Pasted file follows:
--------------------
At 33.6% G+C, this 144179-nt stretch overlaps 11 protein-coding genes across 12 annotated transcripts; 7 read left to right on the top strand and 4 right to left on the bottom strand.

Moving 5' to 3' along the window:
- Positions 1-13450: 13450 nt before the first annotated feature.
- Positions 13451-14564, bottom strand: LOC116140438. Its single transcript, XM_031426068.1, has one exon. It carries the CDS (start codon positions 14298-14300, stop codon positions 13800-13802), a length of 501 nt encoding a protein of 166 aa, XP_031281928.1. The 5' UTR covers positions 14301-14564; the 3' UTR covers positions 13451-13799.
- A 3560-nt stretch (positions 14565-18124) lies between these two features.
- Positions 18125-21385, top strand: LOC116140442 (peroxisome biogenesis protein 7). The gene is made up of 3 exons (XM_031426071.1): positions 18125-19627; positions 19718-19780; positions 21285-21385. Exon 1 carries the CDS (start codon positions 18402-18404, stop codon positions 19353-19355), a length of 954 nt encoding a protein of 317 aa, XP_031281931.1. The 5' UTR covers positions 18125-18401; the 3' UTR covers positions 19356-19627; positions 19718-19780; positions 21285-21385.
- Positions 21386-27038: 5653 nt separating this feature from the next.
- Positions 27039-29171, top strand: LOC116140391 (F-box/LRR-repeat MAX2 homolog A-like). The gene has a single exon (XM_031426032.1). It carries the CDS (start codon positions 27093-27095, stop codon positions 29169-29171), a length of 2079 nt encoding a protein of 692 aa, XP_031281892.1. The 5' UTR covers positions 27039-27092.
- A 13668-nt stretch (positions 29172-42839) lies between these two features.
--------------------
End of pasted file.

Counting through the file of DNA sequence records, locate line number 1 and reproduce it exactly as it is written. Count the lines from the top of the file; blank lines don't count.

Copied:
At 33.6% G+C, this 144179-nt stretch overlaps 11 protein-coding genes across 12 annotated transcripts; 7 read left to right on the top strand and 4 right to left on the bottom strand.